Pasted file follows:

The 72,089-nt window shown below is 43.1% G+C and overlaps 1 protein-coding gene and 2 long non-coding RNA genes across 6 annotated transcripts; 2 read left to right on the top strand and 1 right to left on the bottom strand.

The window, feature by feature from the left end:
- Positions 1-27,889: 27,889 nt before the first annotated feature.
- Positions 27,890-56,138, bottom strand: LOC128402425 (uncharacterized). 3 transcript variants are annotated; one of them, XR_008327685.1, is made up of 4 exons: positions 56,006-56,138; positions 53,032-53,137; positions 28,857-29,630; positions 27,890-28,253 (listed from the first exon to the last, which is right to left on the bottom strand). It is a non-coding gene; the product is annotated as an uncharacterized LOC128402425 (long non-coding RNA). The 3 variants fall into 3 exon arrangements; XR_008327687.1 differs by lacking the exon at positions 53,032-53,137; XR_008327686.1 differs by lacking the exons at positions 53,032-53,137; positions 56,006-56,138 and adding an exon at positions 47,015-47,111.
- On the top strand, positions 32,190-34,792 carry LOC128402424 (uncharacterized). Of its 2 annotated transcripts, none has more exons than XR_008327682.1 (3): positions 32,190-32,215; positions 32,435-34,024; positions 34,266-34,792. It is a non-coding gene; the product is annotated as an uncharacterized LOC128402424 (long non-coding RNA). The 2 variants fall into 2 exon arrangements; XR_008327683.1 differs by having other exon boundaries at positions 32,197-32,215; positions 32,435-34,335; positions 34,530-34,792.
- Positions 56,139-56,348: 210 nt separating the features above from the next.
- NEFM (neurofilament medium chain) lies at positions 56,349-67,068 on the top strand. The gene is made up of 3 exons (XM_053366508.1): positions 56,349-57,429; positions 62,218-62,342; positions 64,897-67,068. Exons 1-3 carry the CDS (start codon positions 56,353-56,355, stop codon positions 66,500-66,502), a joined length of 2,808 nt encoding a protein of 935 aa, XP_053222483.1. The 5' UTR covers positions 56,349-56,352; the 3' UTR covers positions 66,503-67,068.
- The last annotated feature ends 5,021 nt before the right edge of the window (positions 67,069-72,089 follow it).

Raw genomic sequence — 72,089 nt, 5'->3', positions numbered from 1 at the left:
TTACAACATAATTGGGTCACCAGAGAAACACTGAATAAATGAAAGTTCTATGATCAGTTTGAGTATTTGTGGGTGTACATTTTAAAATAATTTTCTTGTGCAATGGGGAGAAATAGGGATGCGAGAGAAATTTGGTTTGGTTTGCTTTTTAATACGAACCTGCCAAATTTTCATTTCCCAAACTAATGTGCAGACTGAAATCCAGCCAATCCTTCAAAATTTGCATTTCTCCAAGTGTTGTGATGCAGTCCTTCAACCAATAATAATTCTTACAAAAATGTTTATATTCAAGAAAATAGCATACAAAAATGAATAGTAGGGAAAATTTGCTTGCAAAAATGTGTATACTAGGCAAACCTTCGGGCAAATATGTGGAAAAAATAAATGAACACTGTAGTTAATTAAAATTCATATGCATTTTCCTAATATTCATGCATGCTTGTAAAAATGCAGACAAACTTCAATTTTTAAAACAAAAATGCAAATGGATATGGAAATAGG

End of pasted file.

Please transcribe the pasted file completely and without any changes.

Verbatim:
The 72,089-nt window shown below is 43.1% G+C and overlaps 1 protein-coding gene and 2 long non-coding RNA genes across 6 annotated transcripts; 2 read left to right on the top strand and 1 right to left on the bottom strand.

The window, feature by feature from the left end:
- Positions 1-27,889: 27,889 nt before the first annotated feature.
- Positions 27,890-56,138, bottom strand: LOC128402425 (uncharacterized). 3 transcript variants are annotated; one of them, XR_008327685.1, is made up of 4 exons: positions 56,006-56,138; positions 53,032-53,137; positions 28,857-29,630; positions 27,890-28,253 (listed from the first exon to the last, which is right to left on the bottom strand). It is a non-coding gene; the product is annotated as an uncharacterized LOC128402425 (long non-coding RNA). The 3 variants fall into 3 exon arrangements; XR_008327687.1 differs by lacking the exon at positions 53,032-53,137; XR_008327686.1 differs by lacking the exons at positions 53,032-53,137; positions 56,006-56,138 and adding an exon at positions 47,015-47,111.
- On the top strand, positions 32,190-34,792 carry LOC128402424 (uncharacterized). Of its 2 annotated transcripts, none has more exons than XR_008327682.1 (3): positions 32,190-32,215; positions 32,435-34,024; positions 34,266-34,792. It is a non-coding gene; the product is annotated as an uncharacterized LOC128402424 (long non-coding RNA). The 2 variants fall into 2 exon arrangements; XR_008327683.1 differs by having other exon boundaries at positions 32,197-32,215; positions 32,435-34,335; positions 34,530-34,792.
- Positions 56,139-56,348: 210 nt separating the features above from the next.
- NEFM (neurofilament medium chain) lies at positions 56,349-67,068 on the top strand. The gene is made up of 3 exons (XM_053366508.1): positions 56,349-57,429; positions 62,218-62,342; positions 64,897-67,068. Exons 1-3 carry the CDS (start codon positions 56,353-56,355, stop codon positions 66,500-66,502), a joined length of 2,808 nt encoding a protein of 935 aa, XP_053222483.1. The 5' UTR covers positions 56,349-56,352; the 3' UTR covers positions 66,503-67,068.
- The last annotated feature ends 5,021 nt before the right edge of the window (positions 67,069-72,089 follow it).

Raw genomic sequence — 72,089 nt, 5'->3', positions numbered from 1 at the left:
TTACAACATAATTGGGTCACCAGAGAAACACTGAATAAATGAAAGTTCTATGATCAGTTTGAGTATTTGTGGGTGTACATTTTAAAATAATTTTCTTGTGCAATGGGGAGAAATAGGGATGCGAGAGAAATTTGGTTTGGTTTGCTTTTTAATACGAACCTGCCAAATTTTCATTTCCCAAACTAATGTGCAGACTGAAATCCAGCCAATCCTTCAAAATTTGCATTTCTCCAAGTGTTGTGATGCAGTCCTTCAACCAATAATAATTCTTACAAAAATGTTTATATTCAAGAAAATAGCATACAAAAATGAATAGTAGGGAAAATTTGCTTGCAAAAATGTGTATACTAGGCAAACCTTCGGGCAAATATGTGGAAAAAATAAATGAACACTGTAGTTAATTAAAATTCATATGCATTTTCCTAATATTCATGCATGCTTGTAAAAATGCAGACAAACTTCAATTTTTAAAACAAAAATGCAAATGGATATGGAAATAGG